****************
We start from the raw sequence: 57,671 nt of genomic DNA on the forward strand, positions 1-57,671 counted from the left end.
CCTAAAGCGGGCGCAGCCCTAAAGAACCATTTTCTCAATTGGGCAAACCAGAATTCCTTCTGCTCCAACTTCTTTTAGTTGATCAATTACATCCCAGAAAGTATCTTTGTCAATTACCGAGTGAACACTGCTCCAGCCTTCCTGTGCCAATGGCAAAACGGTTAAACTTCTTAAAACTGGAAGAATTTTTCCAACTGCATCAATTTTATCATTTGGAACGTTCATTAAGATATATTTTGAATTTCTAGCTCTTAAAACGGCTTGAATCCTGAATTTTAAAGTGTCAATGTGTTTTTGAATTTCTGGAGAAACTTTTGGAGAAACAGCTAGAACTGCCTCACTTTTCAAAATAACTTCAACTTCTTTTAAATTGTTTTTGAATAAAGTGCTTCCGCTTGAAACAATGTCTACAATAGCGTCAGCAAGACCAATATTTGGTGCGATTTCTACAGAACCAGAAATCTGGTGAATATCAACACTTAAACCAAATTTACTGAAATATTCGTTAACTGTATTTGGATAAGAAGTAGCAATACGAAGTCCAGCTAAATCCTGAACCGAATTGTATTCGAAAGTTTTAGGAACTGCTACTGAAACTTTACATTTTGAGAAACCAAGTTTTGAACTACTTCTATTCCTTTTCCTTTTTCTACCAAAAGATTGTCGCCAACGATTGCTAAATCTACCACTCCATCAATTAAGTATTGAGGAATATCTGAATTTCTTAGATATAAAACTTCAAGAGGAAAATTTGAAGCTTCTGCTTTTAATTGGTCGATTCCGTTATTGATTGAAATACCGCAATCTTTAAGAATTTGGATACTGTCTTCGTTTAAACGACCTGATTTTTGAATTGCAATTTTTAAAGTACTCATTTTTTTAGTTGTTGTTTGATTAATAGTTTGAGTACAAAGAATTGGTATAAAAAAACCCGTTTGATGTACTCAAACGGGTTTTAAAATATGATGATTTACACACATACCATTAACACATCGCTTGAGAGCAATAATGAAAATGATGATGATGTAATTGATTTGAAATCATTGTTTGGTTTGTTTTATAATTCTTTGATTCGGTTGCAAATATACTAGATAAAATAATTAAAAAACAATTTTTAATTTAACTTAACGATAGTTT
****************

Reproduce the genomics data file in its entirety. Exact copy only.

We start from the raw sequence: 57,671 nt of genomic DNA on the forward strand, positions 1-57,671 counted from the left end.
CCTAAAGCGGGCGCAGCCCTAAAGAACCATTTTCTCAATTGGGCAAACCAGAATTCCTTCTGCTCCAACTTCTTTTAGTTGATCAATTACATCCCAGAAAGTATCTTTGTCAATTACCGAGTGAACACTGCTCCAGCCTTCCTGTGCCAATGGCAAAACGGTTAAACTTCTTAAAACTGGAAGAATTTTTCCAACTGCATCAATTTTATCATTTGGAACGTTCATTAAGATATATTTTGAATTTCTAGCTCTTAAAACGGCTTGAATCCTGAATTTTAAAGTGTCAATGTGTTTTTGAATTTCTGGAGAAACTTTTGGAGAAACAGCTAGAACTGCCTCACTTTTCAAAATAACTTCAACTTCTTTTAAATTGTTTTTGAATAAAGTGCTTCCGCTTGAAACAATGTCTACAATAGCGTCAGCAAGACCAATATTTGGTGCGATTTCTACAGAACCAGAAATCTGGTGAATATCAACACTTAAACCAAATTTACTGAAATATTCGTTAACTGTATTTGGATAAGAAGTAGCAATACGAAGTCCAGCTAAATCCTGAACCGAATTGTATTCGAAAGTTTTAGGAACTGCTACTGAAACTTTACATTTTGAGAAACCAAGTTTTGAACTACTTCTATTCCTTTTCCTTTTTCTACCAAAAGATTGTCGCCAACGATTGCTAAATCTACCACTCCATCAATTAAGTATTGAGGAATATCTGAATTTCTTAGATATAAAACTTCAAGAGGAAAATTTGAAGCTTCTGCTTTTAATTGGTCGATTCCGTTATTGATTGAAATACCGCAATCTTTAAGAATTTGGATACTGTCTTCGTTTAAACGACCTGATTTTTGAATTGCAATTTTTAAAGTACTCATTTTTTTAGTTGTTGTTTGATTAATAGTTTGAGTACAAAGAATTGGTATAAAAAAACCCGTTTGATGTACTCAAACGGGTTTTAAAATATGATGATTTACACACATACCATTAACACATCGCTTGAGAGCAATAATGAAAATGATGATGATGTAATTGATTTGAAATCATTGTTTGGTTTGTTTTATAATTCTTTGATTCGGTTGCAAATATACTAGATAAAATAATTAAAAAACAATTTTTAATTTAACTTAACGATAGTTT